But whether he is successful in his current endeavors, Schumer is clearly building sustainable bipartisan bridges.
Appearing together at a Politico Playbook breakfast in late January, Republican Sen. John McCain of Arizona, who is part of the immigration group, compared Schumer to Kennedy, who was famous for working across the aisle, in his effort to get legislation passed.
“I think that Sen. Schumer is assuming that role,” McCain said. “The trait that Sen. Schumer and Sen. Kennedy share, is one, you know exactly where they stand, number one. And number two, they will never change. They will never go back on their word. Those are the keys to success in the United States Senate.”
“If we get … enhanced background checks out, it’ll be because of the work that Chuck Schumer and I and Joe Manchin did, if we get one,” said Sen. Tom Coburn, R-Okla., said in an interview with C-SPAN’s “Newsmakers” set to air Sunday. “There are great relationships in the Senate.”
It is much less likely at this point that anything gets done on gun control, though Schumer still is working to achieve that. The current base bill that Reid has said he would bring up was written largely as a placeholder for whatever Schumer’s group could come up with. Even if those negotiations produce a bipartisan compromise, there’s still no guarantee any bill can overcome a filibuster that would likely be joined by members of both parties.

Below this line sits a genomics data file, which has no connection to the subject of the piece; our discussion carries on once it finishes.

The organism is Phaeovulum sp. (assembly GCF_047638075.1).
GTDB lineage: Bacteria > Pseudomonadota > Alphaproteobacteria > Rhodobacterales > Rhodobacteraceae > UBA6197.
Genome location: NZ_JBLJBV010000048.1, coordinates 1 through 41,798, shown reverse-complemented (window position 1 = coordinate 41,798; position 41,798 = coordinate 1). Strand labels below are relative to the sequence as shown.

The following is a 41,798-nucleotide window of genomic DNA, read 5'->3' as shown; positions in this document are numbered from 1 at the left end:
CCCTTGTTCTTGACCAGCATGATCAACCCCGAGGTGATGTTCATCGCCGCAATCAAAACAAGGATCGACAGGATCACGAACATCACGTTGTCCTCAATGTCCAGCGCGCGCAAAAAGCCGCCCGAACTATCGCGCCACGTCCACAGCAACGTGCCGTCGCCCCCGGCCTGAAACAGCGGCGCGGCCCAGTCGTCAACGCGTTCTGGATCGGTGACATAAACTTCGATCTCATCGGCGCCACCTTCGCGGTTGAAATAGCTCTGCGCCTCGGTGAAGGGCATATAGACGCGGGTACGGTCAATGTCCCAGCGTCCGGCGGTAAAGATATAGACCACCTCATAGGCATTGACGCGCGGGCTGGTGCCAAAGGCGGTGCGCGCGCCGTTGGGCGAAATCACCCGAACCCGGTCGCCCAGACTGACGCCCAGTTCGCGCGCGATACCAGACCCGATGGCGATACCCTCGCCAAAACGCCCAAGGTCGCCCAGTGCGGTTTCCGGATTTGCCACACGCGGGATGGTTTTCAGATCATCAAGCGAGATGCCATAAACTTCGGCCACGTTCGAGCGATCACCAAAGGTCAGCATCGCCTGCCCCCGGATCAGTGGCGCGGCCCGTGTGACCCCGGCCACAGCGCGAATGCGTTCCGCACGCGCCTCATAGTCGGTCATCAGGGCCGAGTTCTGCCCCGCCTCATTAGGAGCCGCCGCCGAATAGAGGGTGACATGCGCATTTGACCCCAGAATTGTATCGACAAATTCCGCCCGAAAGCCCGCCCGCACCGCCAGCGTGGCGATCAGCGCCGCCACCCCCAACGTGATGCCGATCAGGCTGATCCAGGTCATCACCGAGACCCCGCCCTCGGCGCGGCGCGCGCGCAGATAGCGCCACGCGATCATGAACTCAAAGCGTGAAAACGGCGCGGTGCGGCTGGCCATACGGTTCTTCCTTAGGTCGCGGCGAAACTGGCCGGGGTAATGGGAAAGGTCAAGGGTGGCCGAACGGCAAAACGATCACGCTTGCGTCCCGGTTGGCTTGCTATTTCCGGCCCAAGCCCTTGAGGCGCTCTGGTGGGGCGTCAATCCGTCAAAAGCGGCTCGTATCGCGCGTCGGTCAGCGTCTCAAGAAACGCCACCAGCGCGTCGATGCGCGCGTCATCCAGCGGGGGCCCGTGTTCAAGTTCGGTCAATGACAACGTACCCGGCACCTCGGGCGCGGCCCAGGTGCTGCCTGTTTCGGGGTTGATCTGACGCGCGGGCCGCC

It’s therefore the immigration effort that is most important for all stakeholders, including Schumer.
As chairman of the immigration subpanel, Schumer was not aggressive in the last Congress in holding hearings on immigration. Over the course of two years, the panel held just seven hearings, including a 2011 session on securing America’s northern border and a 2012 meeting on the “economic imperative for promoting international travel to the United States.” The most significant hearing on immigration policy likely was a July 2011 session on the “economic imperative” of enacting legislation, the only session explicitly devoted to comprehensive changes.
One reason for the relative dearth of hearings is that Republicans had not yet shown an interest in taking up a comprehensive overhaul. Instead, Schumer reached out to former House Judiciary Chairman Lamar Smith, R-Texas, to work on an agreement on high-skilled workers visas, sources said.
That deal never materialized, but following Obama’s re-election — which was achieved in part through his outsized advantage with Latino voters — GOP members began to see a need to work on a comprehensive bill that might help their standing among Hispanics.
So Schumer sought to rekindle talks with Sen. Lindsey Graham, R-S.C. That led to the formation of the bipartisan group of eight senators who are expected to unveil their reform package after the recess. They had promised to produce a bill by the end of March, but announced a delay earlier this month.